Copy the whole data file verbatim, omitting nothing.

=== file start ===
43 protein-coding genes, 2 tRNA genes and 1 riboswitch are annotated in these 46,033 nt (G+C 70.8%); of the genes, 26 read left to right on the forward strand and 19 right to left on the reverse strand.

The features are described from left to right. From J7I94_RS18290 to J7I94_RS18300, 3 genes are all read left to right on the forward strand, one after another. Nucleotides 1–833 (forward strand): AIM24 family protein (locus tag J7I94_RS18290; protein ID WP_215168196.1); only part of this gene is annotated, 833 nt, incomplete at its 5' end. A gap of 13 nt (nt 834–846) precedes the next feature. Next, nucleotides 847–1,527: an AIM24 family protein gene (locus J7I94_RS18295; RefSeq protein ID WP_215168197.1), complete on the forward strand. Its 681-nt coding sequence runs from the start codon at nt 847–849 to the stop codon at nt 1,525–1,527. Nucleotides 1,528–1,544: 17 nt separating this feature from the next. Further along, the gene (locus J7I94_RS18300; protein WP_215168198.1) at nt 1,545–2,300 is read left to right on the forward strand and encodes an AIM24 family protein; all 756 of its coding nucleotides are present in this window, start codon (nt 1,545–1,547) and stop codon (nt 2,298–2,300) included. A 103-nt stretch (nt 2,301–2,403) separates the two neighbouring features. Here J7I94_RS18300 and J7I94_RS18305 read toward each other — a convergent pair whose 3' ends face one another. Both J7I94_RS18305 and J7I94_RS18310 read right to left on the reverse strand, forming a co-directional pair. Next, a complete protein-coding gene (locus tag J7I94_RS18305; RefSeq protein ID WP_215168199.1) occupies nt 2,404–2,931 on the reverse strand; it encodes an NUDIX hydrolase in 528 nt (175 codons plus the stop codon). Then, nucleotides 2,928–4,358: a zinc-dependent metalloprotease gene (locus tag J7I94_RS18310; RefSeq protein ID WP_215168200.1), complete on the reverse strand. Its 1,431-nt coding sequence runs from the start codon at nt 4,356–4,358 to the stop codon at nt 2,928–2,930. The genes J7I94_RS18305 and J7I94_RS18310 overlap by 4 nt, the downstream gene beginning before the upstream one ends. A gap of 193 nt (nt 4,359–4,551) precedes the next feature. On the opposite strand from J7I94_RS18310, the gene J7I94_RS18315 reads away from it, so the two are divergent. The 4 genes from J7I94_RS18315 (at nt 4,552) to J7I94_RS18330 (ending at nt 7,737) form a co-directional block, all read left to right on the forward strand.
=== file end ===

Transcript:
43 protein-coding genes, 2 tRNA genes and 1 riboswitch are annotated in these 46,033 nt (G+C 70.8%); of the genes, 26 read left to right on the forward strand and 19 right to left on the reverse strand.

The features are described from left to right. From J7I94_RS18290 to J7I94_RS18300, 3 genes are all read left to right on the forward strand, one after another. Nucleotides 1–833 (forward strand): AIM24 family protein (locus tag J7I94_RS18290; protein ID WP_215168196.1); only part of this gene is annotated, 833 nt, incomplete at its 5' end. A gap of 13 nt (nt 834–846) precedes the next feature. Next, nucleotides 847–1,527: an AIM24 family protein gene (locus J7I94_RS18295; RefSeq protein ID WP_215168197.1), complete on the forward strand. Its 681-nt coding sequence runs from the start codon at nt 847–849 to the stop codon at nt 1,525–1,527. Nucleotides 1,528–1,544: 17 nt separating this feature from the next. Further along, the gene (locus J7I94_RS18300; protein WP_215168198.1) at nt 1,545–2,300 is read left to right on the forward strand and encodes an AIM24 family protein; all 756 of its coding nucleotides are present in this window, start codon (nt 1,545–1,547) and stop codon (nt 2,298–2,300) included. A 103-nt stretch (nt 2,301–2,403) separates the two neighbouring features. Here J7I94_RS18300 and J7I94_RS18305 read toward each other — a convergent pair whose 3' ends face one another. Both J7I94_RS18305 and J7I94_RS18310 read right to left on the reverse strand, forming a co-directional pair. Next, a complete protein-coding gene (locus tag J7I94_RS18305; RefSeq protein ID WP_215168199.1) occupies nt 2,404–2,931 on the reverse strand; it encodes an NUDIX hydrolase in 528 nt (175 codons plus the stop codon). Then, nucleotides 2,928–4,358: a zinc-dependent metalloprotease gene (locus tag J7I94_RS18310; RefSeq protein ID WP_215168200.1), complete on the reverse strand. Its 1,431-nt coding sequence runs from the start codon at nt 4,356–4,358 to the stop codon at nt 2,928–2,930. The genes J7I94_RS18305 and J7I94_RS18310 overlap by 4 nt, the downstream gene beginning before the upstream one ends. A gap of 193 nt (nt 4,359–4,551) precedes the next feature. On the opposite strand from J7I94_RS18310, the gene J7I94_RS18315 reads away from it, so the two are divergent. The 4 genes from J7I94_RS18315 (at nt 4,552) to J7I94_RS18330 (ending at nt 7,737) form a co-directional block, all read left to right on the forward strand.